“Why would we forget? We’re best friends forever. How could we forget each other?”
“I don’t know.” She braved a look at Liam through the window, where he slouched in the seat, drumming his fingers on his knee. “He always keeps us safe when we walk downtown.” I’ll never forget Liam, either.
Zoe would have liked nothing more than to catch up with Liam as he strode down the street. At the moment, she was more thrilled over reconnecting with Meredith. Questions for him would have to wait. He was headed in the direction of the Haymarket. Could his studio be there? If so, he wouldn’t be too hard to find.
As far as that went, she could ask Meredith about her brother. They continued to text and finally agreed to talk later that night, since Meredith needed to get back to her office. Zoe fired off one more text message. How did your bro lose the spirit of Christmas?
When Mom died.
Maybe it was a good thing Zoe hadn’t asked Liam about his mother. As children, neither Meredith nor Liam talked about the absent Gorgeous father.
Instead of heading to Agape Wear, Zoe scurried to her car and turned southeast to the craft store. Her mind was full of Liam, as memories spun to her girlhood times with Meredith. He was in the background as they made the Christmas cards at Meredith’s home. He had fun teasing Zoe as much as his sister, never in a mean way.
Liam had obeyed his mother and escorted, rather trailed behind a few feet, as the girls sought just the right person to hand their cards to. Sometimes they later cried over the joy they’d brought to a recipient.
Zoe experienced much the same fulfillment now, helping the helpless. She’d learned not every directionless man on the streets was a drug user, lazy, or mentally ill. They were often victims who’d never connected with the right advocate and availed themselves of the aid available.
The faces of the homeless stretched far beyond the men who slept on vacant benches or under bridges. The women and children who had frequented Agape Wear shared awful stories. They were in trouble due to loss of homes because of fire or abandonment. Many dependent children of a father who was the main bread winner lost their security when the man’s job didn’t pan out. Other honest families went broke due to lack of insurance to cover medical bills. Then there were the women who had to start over because of abuse.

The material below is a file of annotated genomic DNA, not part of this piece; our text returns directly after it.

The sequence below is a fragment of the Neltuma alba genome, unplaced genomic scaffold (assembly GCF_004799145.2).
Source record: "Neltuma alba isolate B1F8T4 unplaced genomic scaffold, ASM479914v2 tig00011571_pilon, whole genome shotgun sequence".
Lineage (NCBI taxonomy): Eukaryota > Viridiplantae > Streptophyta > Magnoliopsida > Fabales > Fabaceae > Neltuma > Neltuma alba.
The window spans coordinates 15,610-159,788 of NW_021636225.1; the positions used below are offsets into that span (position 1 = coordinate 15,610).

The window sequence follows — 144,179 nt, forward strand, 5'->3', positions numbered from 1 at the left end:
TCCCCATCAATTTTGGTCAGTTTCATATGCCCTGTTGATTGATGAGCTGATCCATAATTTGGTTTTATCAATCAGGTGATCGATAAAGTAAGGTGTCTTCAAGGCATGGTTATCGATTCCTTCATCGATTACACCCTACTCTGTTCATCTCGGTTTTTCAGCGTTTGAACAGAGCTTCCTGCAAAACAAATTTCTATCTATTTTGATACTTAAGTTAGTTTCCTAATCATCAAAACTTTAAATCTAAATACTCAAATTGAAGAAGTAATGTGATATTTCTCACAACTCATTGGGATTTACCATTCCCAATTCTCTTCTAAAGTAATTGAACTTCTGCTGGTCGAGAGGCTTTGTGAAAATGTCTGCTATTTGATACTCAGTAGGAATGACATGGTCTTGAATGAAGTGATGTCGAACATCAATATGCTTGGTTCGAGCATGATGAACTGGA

Help was available for everyone if they had the right advocate or avenues.
Zoe didn’t want to contemplate the effect drug users had on families. She knew what heartache addiction caused. When it came to loss of livelihood due to that affliction, she identified with many of the people she encountered on a daily basis.
Tears threatened at the way the Lord saved her from her weak self. She still worked on being deserving of her financial status. “Thank You, Abba Father, for the desire to pass on what I can, without hurting another’s sense of self.”
She arrived at the craft store, ready to spend some of that money on craft items to lift another’s spirit.
What had happened to make Liam so serious his eyes lacked luster and his face looked as if it would crack if he smiled? If anyone needed ‘couragement, it was Liam.
Let the Christmas countdown begin.
Christian romance author LoRee Peery attempts to see God’s presence every day. Often that gift comes from nature, when the call of a cardinal draws her to look for the distinctive flash of crimson. A meadowlark’s melody always transports her to the farm where she grew up. A rainbow holds special significance, since one appeared over her father’s grave the day of his funeral, assuring her of the Lord’s presence. She clings to I John 5:4 and prays her blended family and dozen grandchildren see that faith. Find LoRee at www.loreepeery.com or on Amazon http://tinyurl.com/kafhkcc
My favorite part of Christmas is the music.